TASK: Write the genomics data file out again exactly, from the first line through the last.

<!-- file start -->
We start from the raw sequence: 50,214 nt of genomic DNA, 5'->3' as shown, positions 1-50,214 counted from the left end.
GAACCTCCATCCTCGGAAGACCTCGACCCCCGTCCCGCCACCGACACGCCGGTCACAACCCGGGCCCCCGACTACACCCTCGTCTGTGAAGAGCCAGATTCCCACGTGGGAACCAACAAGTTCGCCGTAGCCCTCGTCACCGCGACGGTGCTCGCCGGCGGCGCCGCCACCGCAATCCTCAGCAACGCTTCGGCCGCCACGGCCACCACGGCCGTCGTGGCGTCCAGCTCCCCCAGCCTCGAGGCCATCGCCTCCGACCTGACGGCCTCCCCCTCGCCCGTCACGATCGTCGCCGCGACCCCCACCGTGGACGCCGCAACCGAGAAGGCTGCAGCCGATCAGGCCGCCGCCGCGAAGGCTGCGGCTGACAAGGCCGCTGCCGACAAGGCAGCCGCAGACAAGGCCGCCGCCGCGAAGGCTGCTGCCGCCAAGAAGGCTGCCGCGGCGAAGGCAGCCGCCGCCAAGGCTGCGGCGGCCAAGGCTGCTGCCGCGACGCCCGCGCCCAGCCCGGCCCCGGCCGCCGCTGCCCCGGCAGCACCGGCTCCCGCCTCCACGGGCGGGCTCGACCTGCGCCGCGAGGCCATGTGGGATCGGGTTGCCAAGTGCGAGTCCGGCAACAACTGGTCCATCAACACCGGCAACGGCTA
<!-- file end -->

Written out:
We start from the raw sequence: 50,214 nt of genomic DNA, 5'->3' as shown, positions 1-50,214 counted from the left end.
GAACCTCCATCCTCGGAAGACCTCGACCCCCGTCCCGCCACCGACACGCCGGTCACAACCCGGGCCCCCGACTACACCCTCGTCTGTGAAGAGCCAGATTCCCACGTGGGAACCAACAAGTTCGCCGTAGCCCTCGTCACCGCGACGGTGCTCGCCGGCGGCGCCGCCACCGCAATCCTCAGCAACGCTTCGGCCGCCACGGCCACCACGGCCGTCGTGGCGTCCAGCTCCCCCAGCCTCGAGGCCATCGCCTCCGACCTGACGGCCTCCCCCTCGCCCGTCACGATCGTCGCCGCGACCCCCACCGTGGACGCCGCAACCGAGAAGGCTGCAGCCGATCAGGCCGCCGCCGCGAAGGCTGCGGCTGACAAGGCCGCTGCCGACAAGGCAGCCGCAGACAAGGCCGCCGCCGCGAAGGCTGCTGCCGCCAAGAAGGCTGCCGCGGCGAAGGCAGCCGCCGCCAAGGCTGCGGCGGCCAAGGCTGCTGCCGCGACGCCCGCGCCCAGCCCGGCCCCGGCCGCCGCTGCCCCGGCAGCACCGGCTCCCGCCTCCACGGGCGGGCTCGACCTGCGCCGCGAGGCCATGTGGGATCGGGTTGCCAAGTGCGAGTCCGGCAACAACTGGTCCATCAACACCGGCAACGGCTA